• Big Mother FlyING Car Show pictures. Most of mine are up; a pro, Brian Hughes Photography, took pictures of the rockabilly pinup models, featuring one of my favorite cars, a '58 Pontiac Star Chief (still with its second or third owner, Jim Vertolli, who got it from his dad's dealership in Vineland, NJ, around '65). Of course I realize the tattoos say that to them it's camp/kitsch, but there's beauty and talent in the photos all the same.

Sunday, April 12, 2015

Super Sunday


  • My shop and flea-market finds this weekend: a space-age glass and an antique picture of Our Lady of the Rosary. Her, St. Dominic, and I don't know who the nun is: St. Catherine of Siena? (A Dominican tertiary; she didn't live in a convent.)
  • Super Sunday in Media, Pa. The Media Theatre's neon on.
  • A critic of the ordinariates. Followers of the scene know that the Americans' Prayer Bookiness compared to the English is our symbolic resistance to the Sixties, fitting perfectly in the frame of the Tridentine Mass in the American Missal, for example. (But I have no time for Cranmer as such. The "Reformation" was evil.) He has a point that the Continuing denominations leave a lot to be desired but this whole piece strikes me as the same Novus Ordo trash I heard in the '80s about how great the "renewal" is ("WE get lots of people in RCIA"). I've heard that rap before: give up that artsy stuff and become a charismatic. No, thanks. As for the "renewal," around here I just see a broke archdiocese closing parishes and schools. They've spent down the clout they earned before Vatican II. The basis of the proposal was that an unspecified but very large number of disaffected Episcopalians was poised to go over to the Catholic Church. Bishop Pope estimated the number in the 1993 meeting with Ratzinger at a quarter million, about 25% of then-TEC membership. No way.
  • Social-justice bullies: the authoritarianism of millennials. Lefty social justice is a Christian heresy.
  • Pat Buchanan: the long retreat in the culture war.
  • My guess for the presidency next year: business as usual. Either Jeb or Hillary (lots of people would vote for her just because she's a she): if Jeb, the media will witter about a conservative revolution but of course it wouldn't be; the usual suspects would be pandered to as the Republican Party tries to look cool. More foreign wars as "humanitarian." Because neoconservatives are really liberals. If Hillary, you'd get the same thing but going about it in a different way: she'd play the hawk to look tough (trying to please the mainstream right "despite being a woman") plus service her usual leftist constituency.

Low Sunday 2015


In the Catholic Church, today is both Quasimodo Sunday AND Pascha.
  • Mass Quasi modo geniti infantes, alleluia at Mater Ecclesiae, where a Divine Mercy shrine was set up in front of the pulpit; it's all about Jesus so that's great. Today with the flea market at the high school (Tina Fey's alma mater) in the next town and the Super Sunday street fest in the county seat, the vigil Low Mass at Mater was my choice for our Mass this weekend.
  • Some notes on radical and integralist Catholics.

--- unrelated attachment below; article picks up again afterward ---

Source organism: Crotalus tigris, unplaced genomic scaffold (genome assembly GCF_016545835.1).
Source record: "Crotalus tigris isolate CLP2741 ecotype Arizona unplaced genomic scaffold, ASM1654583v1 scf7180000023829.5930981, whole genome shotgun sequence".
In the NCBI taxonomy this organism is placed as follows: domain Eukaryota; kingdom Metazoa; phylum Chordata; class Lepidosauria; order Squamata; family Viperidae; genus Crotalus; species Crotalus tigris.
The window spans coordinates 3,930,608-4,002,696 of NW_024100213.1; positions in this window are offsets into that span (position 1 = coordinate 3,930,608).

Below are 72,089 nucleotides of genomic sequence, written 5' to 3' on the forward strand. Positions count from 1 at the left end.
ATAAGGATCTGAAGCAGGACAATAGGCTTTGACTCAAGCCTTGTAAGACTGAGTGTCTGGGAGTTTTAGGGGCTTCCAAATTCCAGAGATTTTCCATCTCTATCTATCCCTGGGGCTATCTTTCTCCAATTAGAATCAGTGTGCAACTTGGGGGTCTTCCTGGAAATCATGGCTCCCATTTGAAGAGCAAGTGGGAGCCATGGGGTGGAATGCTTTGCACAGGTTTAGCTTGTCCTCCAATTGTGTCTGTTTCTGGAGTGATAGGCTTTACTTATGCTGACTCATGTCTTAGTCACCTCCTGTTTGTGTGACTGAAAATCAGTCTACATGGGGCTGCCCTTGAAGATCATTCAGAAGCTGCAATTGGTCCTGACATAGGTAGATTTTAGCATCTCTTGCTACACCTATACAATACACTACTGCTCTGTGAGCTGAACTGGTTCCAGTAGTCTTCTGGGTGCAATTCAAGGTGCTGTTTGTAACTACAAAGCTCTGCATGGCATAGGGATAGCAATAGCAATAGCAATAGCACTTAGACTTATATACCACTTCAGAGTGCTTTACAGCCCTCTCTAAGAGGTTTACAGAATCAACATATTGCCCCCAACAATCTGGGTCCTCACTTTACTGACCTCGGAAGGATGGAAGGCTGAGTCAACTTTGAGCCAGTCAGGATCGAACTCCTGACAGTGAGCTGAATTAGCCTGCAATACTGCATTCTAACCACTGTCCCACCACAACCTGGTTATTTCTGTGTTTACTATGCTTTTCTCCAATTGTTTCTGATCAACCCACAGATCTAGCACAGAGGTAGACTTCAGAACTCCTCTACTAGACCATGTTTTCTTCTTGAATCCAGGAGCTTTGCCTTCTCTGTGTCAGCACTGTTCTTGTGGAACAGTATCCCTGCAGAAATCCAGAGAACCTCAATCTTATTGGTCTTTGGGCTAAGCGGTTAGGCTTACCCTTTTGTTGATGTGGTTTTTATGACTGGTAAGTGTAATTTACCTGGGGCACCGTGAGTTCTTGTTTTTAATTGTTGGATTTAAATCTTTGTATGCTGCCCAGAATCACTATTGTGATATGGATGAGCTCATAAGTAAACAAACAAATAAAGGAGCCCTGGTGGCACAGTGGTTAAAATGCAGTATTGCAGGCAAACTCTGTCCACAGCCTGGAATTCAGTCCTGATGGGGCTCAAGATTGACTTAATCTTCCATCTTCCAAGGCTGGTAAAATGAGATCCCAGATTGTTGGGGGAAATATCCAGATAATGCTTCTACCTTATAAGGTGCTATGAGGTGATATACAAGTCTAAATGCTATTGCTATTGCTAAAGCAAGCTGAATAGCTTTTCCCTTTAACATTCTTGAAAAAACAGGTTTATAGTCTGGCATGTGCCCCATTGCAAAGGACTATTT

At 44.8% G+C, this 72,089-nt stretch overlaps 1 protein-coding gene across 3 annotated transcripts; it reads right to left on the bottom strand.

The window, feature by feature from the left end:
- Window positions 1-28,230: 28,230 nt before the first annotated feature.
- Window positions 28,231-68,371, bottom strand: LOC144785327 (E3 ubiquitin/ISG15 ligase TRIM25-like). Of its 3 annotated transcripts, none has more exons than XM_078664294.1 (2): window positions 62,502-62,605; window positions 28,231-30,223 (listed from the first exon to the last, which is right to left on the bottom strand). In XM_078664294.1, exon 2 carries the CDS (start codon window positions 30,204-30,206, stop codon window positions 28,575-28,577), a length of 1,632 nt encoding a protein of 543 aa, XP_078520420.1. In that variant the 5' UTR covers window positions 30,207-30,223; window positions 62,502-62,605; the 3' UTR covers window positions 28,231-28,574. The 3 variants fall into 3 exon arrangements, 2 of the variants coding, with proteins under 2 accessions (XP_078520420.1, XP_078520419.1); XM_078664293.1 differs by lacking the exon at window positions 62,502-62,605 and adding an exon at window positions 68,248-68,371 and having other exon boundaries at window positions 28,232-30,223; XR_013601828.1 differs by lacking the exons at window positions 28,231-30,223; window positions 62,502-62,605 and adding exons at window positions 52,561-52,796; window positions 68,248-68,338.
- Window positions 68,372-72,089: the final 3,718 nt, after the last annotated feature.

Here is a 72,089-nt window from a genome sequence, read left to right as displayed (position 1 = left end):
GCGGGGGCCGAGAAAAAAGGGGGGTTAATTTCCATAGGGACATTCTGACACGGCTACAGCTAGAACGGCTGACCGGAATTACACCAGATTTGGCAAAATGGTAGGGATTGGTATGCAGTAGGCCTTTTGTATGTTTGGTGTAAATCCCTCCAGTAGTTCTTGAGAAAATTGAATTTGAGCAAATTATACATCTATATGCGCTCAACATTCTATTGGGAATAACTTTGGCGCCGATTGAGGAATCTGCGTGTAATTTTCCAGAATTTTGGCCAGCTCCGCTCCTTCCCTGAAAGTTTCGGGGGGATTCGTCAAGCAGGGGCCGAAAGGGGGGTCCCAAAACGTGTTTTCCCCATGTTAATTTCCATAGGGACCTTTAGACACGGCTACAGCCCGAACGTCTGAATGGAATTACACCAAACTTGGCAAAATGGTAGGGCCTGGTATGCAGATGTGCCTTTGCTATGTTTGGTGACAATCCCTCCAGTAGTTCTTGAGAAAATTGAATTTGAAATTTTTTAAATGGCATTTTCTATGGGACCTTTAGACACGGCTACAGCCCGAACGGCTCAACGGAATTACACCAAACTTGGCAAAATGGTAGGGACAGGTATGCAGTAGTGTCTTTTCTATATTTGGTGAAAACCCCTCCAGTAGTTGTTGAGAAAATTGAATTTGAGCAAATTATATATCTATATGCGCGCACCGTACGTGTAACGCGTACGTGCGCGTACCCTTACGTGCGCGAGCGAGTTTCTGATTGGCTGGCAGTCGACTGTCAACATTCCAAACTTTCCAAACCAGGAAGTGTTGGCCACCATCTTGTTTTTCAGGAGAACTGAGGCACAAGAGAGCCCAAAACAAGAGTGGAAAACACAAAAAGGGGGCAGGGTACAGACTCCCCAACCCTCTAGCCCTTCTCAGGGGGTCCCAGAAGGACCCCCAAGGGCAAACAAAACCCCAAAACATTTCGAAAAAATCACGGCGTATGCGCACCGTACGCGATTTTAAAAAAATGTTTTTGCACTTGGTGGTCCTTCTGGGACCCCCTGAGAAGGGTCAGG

• Donna now has true vintage sunglasses from yours truly, in time for this year's car-show and flea-market circuit.
  • Martha Stewart's basics of mothproofing. Essential if you wear vintage.
  • One of the best lunches I've had: Just-cooked jerk chickens with spiced beans and rice from Little Negril, the Jamaican restaurant at the Berlin Farmers' Market, set up outside in the flea market.
  • Χριστός ἀνέστη! (This week I'll be saying that to Christos and his crew at Colonial Kitchen.) Христосъ воскресе! Today this year the estranged traditional Catholics of the Orthodox communion as well as our relatively small Greek Catholic communities in their homelands (mostly in the far western Ukraine) celebrate Easter. My tribute to Russia: hoping Putin's a new Constantine. The Russians just had a literally all-night round of services including a midnight street procession and of course Mass (Liturgy), dwarfing our famous Christmas midnight Mass. On paper, Easter is Catholicism's No. 1 feast ("Christ our God... trampling down death by death"; rightly co-opting the natural feast of spring renewal); culturally, in the West Christmas rules (me: et Verbum caro factum est; et incarnatus est de Spiritu Sancto ex Maria Virgine, et homo factus est; everything else is commentary; even secular people love the Yule fest of cheer in the dead of winter and getting gifts) while at least for Russians, Easter is in fact THE feast in the Christian East. By the way, on their Low Sunday, culturally the Russians skip Mass and head out to the cemeteries for the priest to come bless their families' graves, where they have a small party.
  • A P.S. What's your opinion of the Orthodox Holy Fire in Jerusalem? Miracle or pious fraud? I believe it's real.

Friday, April 10, 2015

Showbiz headlines

  • Hamm hazing? Jon Hamm, who portrays Don Draper on the hit AMC series "Mad Men," helped brutally initiate a male student in 1990 and was charged with hazing while he was a member of the subsequently disbanded Sigma Nu fraternity at the University of Texas at Austin. Pictured, Jon Hamm in the university's Cactus Yearbook's 1990 edition. The expected reaction: Figures. Popular kid is jerk (chicks dig jerks). In other news, sun rises in east. But you shouldn't jump to conclusions. The story just says Hamm was in Sigma Nu and was charged; apparently he wasn't convicted. By the way, Roissy reports that Hamm is "a PC p*ssy" in real life; that and bullying aren't mutually exclusive. And hazing is too dumb for Draper.